THE OPENING CREDITS of Up in the Air roll over a bird’s eye view montage of mountains, canyons and patchwork-quilt farm fields that tessellate across the tidy Midwestern landscape, set to the rousing strains of a ‘This Land is Your Land’ cover by Sharon Jones and the Dap-Kings. Now a classic American song, this folk tune was originally composed by Woody Guthrie—the great Dust Bowl troubadour himself—who spent the Great Depression years travelling across the country with migrant workers from Texas and Oklahoma seeking better fortunes in California, weaving their stories into his songs.
Fast-forward about eight decades. Instead of the Great Depression, enter the Great Recession. America is up to the Empire State spire in crises: Wall Street has been brought to its knees begging for a government bailout, the automobile industry has sputtered to a halt, the housing market is in the gutter, unemployment numbers are through the roof. And while perhaps there may not be a 21st century Woody Guthrie, we do have Ryan Bingham, whose occupation in Up in the Air places him one-on-one with the newly unemployed at their most vulnerable moment. That’s because he’s the one doing the firing.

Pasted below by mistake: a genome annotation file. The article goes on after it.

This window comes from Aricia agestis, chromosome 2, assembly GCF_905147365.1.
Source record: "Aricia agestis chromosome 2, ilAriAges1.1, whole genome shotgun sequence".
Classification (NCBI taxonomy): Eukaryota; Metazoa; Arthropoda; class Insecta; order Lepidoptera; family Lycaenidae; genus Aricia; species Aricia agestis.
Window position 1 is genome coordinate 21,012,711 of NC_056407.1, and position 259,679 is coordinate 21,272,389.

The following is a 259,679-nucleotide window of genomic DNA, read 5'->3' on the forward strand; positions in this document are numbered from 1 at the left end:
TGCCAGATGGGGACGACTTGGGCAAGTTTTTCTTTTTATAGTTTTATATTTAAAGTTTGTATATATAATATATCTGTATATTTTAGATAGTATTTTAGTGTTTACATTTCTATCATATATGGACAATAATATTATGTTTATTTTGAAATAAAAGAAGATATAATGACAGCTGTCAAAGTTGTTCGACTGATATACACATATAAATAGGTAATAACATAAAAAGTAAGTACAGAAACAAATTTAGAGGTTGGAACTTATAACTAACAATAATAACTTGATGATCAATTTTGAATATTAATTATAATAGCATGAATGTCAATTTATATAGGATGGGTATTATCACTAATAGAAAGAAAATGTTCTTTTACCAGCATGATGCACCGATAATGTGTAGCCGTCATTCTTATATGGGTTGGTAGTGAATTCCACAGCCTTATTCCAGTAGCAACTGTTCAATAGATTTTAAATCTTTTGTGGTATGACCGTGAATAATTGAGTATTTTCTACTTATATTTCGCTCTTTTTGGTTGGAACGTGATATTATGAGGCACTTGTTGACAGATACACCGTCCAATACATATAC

Contrary to this job description, however, the man we see on the screen is not a soulless monster, a herald of paychequeless despair, a destroyer of careers, or a trampler of carefully nurtured pension plans—and that is because Bingham has charm. Spades of it, in fact. And not the hokey, paper-thin-aw-shucks charm of a Midwestern corporate executive, but genuine, Cary Grant-style charisma. Played by George Clooney, the most disarming man in Hollywood (Dr Doug Ross and Danny Ocean; need more be said?), Bingham is handsome, articulate, and capable of flashing the kind of winning, high school basketball star turned corporate team-player smile that makes women swoon and puts men at ease.